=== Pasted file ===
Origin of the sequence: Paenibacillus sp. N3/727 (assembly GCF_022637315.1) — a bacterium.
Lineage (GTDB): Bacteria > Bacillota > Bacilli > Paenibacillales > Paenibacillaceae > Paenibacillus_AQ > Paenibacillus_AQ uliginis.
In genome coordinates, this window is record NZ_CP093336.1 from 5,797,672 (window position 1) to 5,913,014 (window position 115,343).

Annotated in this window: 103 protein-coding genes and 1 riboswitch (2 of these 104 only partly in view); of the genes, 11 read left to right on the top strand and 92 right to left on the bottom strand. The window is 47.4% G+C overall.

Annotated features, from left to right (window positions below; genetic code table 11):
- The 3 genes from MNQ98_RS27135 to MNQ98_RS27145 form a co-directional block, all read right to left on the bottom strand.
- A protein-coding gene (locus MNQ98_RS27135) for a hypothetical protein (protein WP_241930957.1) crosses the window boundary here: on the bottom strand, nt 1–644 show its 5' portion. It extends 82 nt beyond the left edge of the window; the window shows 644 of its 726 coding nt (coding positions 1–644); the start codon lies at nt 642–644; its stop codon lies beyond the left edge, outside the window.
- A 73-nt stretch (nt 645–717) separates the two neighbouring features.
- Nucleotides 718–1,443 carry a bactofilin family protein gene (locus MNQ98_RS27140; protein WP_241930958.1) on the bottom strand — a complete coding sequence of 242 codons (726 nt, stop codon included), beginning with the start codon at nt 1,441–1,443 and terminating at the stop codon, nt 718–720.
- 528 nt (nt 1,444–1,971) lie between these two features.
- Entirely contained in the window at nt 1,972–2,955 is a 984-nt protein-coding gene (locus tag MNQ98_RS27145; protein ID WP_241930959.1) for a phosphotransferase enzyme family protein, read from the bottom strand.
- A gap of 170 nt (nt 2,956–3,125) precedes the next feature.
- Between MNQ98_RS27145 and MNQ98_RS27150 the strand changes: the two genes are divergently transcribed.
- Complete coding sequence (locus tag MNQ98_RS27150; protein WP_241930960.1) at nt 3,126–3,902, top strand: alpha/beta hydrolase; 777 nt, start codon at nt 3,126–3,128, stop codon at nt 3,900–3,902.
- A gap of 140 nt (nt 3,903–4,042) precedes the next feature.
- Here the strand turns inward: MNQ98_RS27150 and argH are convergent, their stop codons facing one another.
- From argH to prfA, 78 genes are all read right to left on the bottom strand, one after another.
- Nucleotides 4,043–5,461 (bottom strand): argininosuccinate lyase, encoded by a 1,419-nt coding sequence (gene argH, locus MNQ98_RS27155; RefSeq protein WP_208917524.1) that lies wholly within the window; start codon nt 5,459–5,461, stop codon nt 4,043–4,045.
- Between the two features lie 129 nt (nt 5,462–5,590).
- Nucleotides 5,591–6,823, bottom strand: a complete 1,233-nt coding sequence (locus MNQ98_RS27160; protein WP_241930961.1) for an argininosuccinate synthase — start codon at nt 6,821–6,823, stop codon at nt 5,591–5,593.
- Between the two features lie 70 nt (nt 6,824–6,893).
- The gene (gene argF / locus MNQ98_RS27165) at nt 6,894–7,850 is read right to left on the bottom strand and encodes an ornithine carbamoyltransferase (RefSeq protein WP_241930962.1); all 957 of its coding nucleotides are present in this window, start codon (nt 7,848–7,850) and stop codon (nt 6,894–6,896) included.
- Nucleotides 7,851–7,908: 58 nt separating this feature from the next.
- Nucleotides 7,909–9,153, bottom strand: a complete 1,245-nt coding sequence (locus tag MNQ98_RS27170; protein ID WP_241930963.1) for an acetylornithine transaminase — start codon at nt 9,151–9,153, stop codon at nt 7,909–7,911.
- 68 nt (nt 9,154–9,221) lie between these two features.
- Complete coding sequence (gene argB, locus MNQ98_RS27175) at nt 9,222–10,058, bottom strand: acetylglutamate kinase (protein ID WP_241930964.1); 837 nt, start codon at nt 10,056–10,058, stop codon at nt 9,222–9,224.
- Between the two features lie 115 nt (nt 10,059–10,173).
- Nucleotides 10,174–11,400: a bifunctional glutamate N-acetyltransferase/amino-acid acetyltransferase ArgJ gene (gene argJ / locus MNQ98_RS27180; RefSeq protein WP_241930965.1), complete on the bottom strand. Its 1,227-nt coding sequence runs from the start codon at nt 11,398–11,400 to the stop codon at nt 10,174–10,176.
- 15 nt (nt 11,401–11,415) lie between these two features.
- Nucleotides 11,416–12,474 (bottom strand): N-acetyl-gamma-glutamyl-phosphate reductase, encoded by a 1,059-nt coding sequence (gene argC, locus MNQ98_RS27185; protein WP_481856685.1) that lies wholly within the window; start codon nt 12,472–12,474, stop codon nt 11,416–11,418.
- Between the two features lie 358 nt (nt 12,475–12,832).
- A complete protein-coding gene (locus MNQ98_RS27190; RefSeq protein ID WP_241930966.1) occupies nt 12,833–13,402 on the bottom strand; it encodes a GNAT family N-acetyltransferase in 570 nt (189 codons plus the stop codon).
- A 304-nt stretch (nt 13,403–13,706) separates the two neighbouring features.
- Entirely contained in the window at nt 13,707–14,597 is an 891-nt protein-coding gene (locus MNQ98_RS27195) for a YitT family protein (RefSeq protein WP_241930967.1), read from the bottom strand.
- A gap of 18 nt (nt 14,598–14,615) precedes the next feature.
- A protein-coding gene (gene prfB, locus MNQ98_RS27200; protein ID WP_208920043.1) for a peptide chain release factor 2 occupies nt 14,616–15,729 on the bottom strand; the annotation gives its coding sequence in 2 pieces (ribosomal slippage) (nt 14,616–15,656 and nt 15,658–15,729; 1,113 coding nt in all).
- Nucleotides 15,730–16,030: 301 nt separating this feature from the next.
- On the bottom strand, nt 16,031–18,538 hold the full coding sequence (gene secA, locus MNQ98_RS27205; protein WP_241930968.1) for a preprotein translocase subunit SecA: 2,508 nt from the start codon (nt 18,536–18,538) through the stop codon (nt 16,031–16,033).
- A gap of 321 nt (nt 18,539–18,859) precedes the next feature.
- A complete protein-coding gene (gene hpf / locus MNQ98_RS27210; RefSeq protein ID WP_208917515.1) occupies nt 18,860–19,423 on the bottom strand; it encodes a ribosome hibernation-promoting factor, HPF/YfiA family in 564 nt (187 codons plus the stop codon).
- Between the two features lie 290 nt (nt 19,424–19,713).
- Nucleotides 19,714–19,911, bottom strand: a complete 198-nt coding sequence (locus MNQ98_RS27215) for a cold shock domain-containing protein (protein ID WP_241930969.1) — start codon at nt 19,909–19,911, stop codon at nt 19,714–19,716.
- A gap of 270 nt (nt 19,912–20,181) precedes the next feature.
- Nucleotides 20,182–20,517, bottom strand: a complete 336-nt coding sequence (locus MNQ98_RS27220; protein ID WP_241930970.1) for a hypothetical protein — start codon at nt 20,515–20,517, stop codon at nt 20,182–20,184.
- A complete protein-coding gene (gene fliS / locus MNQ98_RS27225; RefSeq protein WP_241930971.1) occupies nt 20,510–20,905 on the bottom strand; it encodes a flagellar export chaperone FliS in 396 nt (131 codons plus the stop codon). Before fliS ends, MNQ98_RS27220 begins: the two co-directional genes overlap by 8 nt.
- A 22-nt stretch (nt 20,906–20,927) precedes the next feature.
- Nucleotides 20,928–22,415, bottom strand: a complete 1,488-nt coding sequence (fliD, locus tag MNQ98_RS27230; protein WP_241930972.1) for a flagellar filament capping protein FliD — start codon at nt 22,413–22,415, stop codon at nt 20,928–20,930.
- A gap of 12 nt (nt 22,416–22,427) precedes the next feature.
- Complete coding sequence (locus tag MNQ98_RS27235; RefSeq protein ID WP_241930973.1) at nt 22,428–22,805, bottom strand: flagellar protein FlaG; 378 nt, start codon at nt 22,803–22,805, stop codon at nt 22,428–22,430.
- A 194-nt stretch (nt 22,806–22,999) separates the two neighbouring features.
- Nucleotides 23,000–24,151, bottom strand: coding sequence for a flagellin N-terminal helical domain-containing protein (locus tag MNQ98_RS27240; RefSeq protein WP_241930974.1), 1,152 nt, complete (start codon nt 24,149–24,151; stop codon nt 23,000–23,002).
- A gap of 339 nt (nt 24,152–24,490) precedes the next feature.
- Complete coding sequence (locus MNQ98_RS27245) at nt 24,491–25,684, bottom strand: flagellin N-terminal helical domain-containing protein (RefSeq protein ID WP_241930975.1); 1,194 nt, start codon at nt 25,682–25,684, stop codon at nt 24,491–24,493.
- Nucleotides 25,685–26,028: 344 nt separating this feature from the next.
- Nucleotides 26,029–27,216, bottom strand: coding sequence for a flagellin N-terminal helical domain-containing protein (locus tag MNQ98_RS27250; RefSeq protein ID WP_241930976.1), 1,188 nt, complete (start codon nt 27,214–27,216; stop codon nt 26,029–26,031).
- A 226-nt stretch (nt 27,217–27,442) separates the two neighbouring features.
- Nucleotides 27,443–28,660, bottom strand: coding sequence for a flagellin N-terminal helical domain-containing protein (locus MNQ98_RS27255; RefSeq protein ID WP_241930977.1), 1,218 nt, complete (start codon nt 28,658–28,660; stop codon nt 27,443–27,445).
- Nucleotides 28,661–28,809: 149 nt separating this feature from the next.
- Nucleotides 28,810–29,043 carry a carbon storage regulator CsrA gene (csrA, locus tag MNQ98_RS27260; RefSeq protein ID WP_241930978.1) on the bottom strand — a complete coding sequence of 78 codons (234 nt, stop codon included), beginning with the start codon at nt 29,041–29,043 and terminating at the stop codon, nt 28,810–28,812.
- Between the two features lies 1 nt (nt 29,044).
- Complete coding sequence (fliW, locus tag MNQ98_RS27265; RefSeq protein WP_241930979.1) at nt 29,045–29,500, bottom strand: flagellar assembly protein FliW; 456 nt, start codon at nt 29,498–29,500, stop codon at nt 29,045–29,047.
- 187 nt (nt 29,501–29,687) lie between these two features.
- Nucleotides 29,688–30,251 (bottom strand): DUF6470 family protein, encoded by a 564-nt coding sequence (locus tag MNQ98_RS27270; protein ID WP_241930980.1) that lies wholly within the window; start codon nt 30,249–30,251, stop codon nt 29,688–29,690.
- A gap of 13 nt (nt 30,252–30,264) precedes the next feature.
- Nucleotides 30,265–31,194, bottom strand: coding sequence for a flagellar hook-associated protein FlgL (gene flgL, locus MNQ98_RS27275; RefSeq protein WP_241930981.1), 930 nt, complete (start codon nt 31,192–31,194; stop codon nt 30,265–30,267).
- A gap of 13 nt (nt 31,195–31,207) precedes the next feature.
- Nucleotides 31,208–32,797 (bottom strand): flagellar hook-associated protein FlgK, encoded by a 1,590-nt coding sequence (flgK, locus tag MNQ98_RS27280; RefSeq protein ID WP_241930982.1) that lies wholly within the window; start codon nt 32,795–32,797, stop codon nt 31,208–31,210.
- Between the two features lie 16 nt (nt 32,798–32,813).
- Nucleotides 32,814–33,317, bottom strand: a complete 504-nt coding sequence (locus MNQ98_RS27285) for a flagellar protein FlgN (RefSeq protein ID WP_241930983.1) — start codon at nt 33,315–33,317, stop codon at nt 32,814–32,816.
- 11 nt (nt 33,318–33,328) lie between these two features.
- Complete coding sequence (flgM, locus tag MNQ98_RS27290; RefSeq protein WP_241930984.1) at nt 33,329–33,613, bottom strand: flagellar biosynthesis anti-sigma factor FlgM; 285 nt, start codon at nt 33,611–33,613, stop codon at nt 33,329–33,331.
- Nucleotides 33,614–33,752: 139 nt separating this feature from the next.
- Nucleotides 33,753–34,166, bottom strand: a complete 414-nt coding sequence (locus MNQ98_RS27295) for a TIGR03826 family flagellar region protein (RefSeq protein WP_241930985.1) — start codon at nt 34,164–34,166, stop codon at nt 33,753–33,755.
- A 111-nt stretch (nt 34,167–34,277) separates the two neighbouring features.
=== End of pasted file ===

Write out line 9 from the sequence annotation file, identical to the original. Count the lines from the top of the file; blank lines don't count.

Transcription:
- Nucleotides 718–1,443 carry a bactofilin family protein gene (locus MNQ98_RS27140; protein WP_241930958.1) on the bottom strand — a complete coding sequence of 242 codons (726 nt, stop codon included), beginning with the start codon at nt 1,441–1,443 and terminating at the stop codon, nt 718–720.